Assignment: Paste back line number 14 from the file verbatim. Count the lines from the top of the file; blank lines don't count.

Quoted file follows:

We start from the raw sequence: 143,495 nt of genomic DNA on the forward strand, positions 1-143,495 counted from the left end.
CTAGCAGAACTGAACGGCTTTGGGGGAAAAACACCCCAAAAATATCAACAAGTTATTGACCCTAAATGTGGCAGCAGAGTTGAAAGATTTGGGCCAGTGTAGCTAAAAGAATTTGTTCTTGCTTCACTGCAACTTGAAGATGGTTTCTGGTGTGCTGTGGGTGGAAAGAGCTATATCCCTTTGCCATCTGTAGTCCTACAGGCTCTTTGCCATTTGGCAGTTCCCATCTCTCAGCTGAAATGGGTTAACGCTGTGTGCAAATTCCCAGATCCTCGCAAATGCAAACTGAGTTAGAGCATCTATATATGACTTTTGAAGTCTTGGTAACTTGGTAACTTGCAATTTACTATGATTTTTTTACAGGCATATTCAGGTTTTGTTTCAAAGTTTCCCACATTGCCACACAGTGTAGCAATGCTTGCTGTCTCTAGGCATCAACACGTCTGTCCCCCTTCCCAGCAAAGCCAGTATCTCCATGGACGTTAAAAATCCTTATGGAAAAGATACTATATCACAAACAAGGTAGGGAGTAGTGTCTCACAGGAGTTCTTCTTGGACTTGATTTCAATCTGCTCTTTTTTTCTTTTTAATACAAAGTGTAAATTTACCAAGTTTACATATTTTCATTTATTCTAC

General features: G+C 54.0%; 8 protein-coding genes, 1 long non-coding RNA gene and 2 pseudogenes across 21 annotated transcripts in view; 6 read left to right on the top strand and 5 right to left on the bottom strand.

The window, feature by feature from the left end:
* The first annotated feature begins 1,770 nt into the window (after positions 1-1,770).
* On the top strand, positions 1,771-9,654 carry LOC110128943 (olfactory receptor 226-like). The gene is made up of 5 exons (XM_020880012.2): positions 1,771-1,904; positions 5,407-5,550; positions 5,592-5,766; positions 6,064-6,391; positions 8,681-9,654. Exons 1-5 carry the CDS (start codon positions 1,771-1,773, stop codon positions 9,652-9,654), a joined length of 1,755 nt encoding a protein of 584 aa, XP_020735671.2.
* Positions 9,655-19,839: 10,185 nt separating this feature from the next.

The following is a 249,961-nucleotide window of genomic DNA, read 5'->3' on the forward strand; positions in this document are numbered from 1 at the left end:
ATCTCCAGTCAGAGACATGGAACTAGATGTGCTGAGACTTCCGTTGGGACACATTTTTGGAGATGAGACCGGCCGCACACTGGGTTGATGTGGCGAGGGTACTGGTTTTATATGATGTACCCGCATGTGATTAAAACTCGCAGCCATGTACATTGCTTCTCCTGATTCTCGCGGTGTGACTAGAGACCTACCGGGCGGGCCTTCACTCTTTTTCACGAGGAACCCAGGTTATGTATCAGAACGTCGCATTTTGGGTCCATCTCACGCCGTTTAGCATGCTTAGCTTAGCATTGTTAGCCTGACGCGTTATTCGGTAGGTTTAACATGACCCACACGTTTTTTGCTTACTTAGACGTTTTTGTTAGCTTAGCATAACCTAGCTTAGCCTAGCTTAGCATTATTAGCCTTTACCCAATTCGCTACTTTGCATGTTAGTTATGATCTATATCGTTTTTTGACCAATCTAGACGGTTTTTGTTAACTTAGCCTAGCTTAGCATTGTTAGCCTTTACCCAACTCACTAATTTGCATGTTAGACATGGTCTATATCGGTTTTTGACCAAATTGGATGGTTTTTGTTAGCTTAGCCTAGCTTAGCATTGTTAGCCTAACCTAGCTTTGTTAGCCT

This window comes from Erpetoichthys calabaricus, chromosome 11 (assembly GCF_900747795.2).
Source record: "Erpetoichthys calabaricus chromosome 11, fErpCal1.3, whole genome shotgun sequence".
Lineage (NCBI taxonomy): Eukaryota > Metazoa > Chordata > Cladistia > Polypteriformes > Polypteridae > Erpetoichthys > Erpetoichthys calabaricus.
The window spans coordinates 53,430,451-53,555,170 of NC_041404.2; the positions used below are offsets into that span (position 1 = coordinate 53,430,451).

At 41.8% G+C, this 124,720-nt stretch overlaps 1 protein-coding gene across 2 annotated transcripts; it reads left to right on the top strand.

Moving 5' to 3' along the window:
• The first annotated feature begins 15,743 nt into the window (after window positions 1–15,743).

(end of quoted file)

At 41.8% G+C, this 124,720-nt stretch overlaps 1 protein-coding gene across 2 annotated transcripts; it reads left to right on the top strand.